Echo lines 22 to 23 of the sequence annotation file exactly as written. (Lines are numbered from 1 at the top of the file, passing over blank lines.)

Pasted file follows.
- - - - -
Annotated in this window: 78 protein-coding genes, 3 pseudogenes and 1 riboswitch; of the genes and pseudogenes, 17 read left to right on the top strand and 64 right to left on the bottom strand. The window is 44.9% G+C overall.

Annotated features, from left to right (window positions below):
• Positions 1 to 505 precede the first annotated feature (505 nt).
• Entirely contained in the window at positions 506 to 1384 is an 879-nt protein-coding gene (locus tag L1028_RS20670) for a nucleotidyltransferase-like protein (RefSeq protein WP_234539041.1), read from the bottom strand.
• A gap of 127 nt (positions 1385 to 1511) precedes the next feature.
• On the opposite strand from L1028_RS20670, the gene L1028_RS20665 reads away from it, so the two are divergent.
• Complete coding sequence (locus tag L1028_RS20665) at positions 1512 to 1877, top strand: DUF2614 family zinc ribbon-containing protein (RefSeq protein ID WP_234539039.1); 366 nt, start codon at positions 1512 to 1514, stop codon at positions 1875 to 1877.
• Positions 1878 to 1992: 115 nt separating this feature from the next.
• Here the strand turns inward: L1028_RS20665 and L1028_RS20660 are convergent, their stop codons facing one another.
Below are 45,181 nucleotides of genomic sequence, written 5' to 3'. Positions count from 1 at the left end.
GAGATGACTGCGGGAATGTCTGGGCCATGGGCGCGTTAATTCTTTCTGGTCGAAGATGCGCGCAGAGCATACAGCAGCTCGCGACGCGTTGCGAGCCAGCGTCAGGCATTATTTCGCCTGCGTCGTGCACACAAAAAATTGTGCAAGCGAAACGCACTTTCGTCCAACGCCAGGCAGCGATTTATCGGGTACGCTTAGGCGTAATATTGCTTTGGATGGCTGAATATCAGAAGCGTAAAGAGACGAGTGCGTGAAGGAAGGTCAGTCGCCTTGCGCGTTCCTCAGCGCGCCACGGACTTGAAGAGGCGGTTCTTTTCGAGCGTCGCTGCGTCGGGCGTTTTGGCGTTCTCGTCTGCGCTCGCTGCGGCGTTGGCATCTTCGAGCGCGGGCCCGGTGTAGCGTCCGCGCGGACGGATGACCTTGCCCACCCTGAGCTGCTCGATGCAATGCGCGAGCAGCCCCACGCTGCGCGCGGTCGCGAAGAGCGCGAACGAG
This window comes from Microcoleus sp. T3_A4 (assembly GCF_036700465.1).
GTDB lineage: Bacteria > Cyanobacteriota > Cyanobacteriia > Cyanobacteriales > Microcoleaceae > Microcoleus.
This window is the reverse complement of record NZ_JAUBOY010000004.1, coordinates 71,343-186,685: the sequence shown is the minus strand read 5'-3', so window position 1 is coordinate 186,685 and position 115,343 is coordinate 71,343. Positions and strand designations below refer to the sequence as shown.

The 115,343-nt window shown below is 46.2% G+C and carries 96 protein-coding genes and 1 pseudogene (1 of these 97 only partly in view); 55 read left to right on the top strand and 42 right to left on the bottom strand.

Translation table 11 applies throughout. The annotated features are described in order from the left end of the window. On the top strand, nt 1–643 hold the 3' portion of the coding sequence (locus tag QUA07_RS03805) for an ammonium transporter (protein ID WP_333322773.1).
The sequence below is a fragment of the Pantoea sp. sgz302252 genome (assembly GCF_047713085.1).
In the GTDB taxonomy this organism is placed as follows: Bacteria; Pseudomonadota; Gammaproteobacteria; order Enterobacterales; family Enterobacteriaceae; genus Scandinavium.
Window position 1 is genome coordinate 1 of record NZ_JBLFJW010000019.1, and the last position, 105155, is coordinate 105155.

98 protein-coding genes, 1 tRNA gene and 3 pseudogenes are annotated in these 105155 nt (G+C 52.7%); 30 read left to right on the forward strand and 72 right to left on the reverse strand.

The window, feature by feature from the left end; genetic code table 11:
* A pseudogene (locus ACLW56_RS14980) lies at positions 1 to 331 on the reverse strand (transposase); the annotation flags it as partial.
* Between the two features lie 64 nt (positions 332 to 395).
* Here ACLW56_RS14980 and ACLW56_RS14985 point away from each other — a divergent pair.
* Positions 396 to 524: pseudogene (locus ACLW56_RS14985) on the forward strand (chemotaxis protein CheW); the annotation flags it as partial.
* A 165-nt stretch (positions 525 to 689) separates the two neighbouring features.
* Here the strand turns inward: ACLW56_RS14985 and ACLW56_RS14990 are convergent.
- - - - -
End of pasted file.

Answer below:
* A pseudogene (locus ACLW56_RS14980) lies at positions 1 to 331 on the reverse strand (transposase); the annotation flags it as partial.
* Between the two features lie 64 nt (positions 332 to 395).